History

section icon

British town maps, 1470-1895: a catalogue and cartographical analysis

Posted by arts-humanities.net on March 29, 2015

The aim was to produce for England, Wales and Scotland a catalogue of the cartographic characteristics and topographic content of every manuscript and printed town map produced from 1470 (the first British town map) to 1895 (by which time publication of Ordnance Survey large-scale town maps was completed). The catalogue will constitute a definitive, permanent research tool for a wide range of historical research users. This last will contribute to the long-term conservation of these, often fragile, artefacts.

section icon

People in Place: families, households and housing in early modern London

Posted by arts-humanities.net on March 29, 2015

This project examines the crucial role of family and household in the social and economic transformations that took place in London in the sixteenth and seventeenth centuries. Population growth, immigration, urbanisation, and commercialisation produced new patterns of sociability, gender relations, employment, and domestic lifestyle. The family was central to all these developments, but has been little studied in detail.

Academic field
section icon

The Bentham Project

Posted by arts-humanities.net on March 29, 2015

The Bentham Project, part of UCL's Faculty of Laws, is preparing a new authoritative edition of The Collected Works of Jeremy Bentham, which is being published by Oxford University Press. The twenty-sixth volume to be published will appear in 2005. It is anticipated that, when complete, the edition will run to sixty-eight volumes. Each volume contains an Editorial Introduction, full annotation, and comprehensive name and subject indexes.

section icon

A web-mounted database of mid-Victorian wood engraved illustration

Posted by arts-humanities.net on March 29, 2015

This is a digital database of at least nearly 900 wood engravings from periodicals and books published in the 'golden age' of illustration: the mid-nineteenth century. Taking 1862 as a sample year, the database draws on two major collections: the periodical illustrations of the 1860s and 70s in the School of Art Museum and Gallery, University of Wales, Aberystwyth, and the Forrest Reid collection in the Ashmolean Museum, Oxford. These important collections are currently under-exploited and accessible only to scholars in Britain.

section icon

Troodos Archaeological and Environmental Survey Project

Posted by arts-humanities.net on March 29, 2015

The Troodos Archaeological and Environmental Survey Project is investigating human activity across the landscape during all time periods, using intensive archaeological and geomorphological survey. TAESP is working in a broad area of the north-central Troodos mountains that includes fertile valleys and plains, copper-bearing foothills, and the northern part of the Troodos Range itself. Other than some rescue excavation of tombs, no systematic archaeological work had been done in this area, and none at all in the mountains.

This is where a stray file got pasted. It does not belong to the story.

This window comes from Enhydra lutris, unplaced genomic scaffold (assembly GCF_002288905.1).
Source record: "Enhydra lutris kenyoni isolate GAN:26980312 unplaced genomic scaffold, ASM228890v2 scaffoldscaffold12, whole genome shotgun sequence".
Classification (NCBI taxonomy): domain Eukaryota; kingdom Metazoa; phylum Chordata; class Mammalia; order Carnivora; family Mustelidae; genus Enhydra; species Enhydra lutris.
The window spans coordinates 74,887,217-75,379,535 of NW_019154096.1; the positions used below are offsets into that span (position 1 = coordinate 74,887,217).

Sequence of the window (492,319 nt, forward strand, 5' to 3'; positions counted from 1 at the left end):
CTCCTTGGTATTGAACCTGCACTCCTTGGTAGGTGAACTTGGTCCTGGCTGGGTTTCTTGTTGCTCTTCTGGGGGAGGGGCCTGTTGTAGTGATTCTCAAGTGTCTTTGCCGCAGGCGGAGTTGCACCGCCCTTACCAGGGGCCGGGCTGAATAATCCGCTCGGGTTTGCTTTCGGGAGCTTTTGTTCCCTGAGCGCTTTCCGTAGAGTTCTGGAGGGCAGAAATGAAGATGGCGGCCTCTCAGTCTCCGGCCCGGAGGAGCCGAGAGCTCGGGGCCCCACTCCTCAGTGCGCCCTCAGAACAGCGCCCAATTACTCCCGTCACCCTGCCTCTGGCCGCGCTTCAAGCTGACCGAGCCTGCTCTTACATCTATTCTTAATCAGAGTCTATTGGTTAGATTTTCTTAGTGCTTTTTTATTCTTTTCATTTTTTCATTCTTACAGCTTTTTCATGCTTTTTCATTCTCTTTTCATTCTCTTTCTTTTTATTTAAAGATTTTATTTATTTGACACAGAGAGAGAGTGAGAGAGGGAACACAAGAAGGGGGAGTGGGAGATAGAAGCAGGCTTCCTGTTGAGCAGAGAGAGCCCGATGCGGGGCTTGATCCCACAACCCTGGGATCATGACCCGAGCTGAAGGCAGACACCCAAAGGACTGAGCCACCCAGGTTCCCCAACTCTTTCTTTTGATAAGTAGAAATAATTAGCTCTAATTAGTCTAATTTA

section icon

Cataloguing the archives of the Trades Union Congress, 1970-90

Posted by arts-humanities.net on March 29, 2015

The aim of cataloguing the records of the Trades Union Congress is to make their materials more widely and easily accessible to researchers. The TUC dealt with a whole range of union related matters such as wages, disputes, health and safety in the workplace and union representation. They were also involved in social and political issues such as racism and sexual discrimination. Their labour connections stretched accross the world from New Zealand to Nicaragua and Finland to the Falklands.

Academic field
section icon

The Trans-Atlantic Slave Trade: a revised and enlarged database

Posted by arts-humanities.net on March 29, 2015

The Trans-Atlantic slave trade remains a major field of academic enquiry and public interest. Work by numerous scholars over three decades culminated in the publication in 1999 of a CD-ROM containing data on 27,233 slaving voyages between 1519 and 1867. Unprecedented in scale and detail, this unique record nevertheless had major gaps, notably with respect to the early history of slave trafficking as well as that to Brazil more generally.

Academic field
section icon

Study of Norse-Celtic place-names in the frontier zone of the medieval province of Moray. A pilot project for the Scottish place-name database

Posted by arts-humanities.net on March 29, 2015

The place-names were collected as part of the Arts and Humanities Research Board-funded (AHRB) ‘Norse-Gaelic Frontier Project, which ran from autumn 2000 to summer 2001, the full details of which are published as Crawford and Taylor 'The Southern Frontier of Norse Settlement in North Scotland: Place-Names and History’ (2003). Its main aim was to explore the toponymy of the drainage basin of the River Beauly, especially Strathglass, with a view to establishing the nature and extent of Norse place-name survival along what had been a Norse-Gaelic frontier in the 11th century.

Academic field
section icon

Reconstructing the Quseiri Arabic Documents (RQAD)

Posted by arts-humanities.net on March 29, 2015

The research objective is to read or reconstruct the Arabic documents found at the harbour town of Quseir on the Egyptian Red Sea coast during the Ayyubid and Mamluk periods (13th-15th centuries)
ie:
a) to evaluate the texts combined with archeological enquiry;
b) to examine the content and context within the framework of the long distance trade and pilgrim traffic from Quesir as a chief port of the Red Sea region and its trade contacts with the Mediterranean and the Indian Ocean.

Pages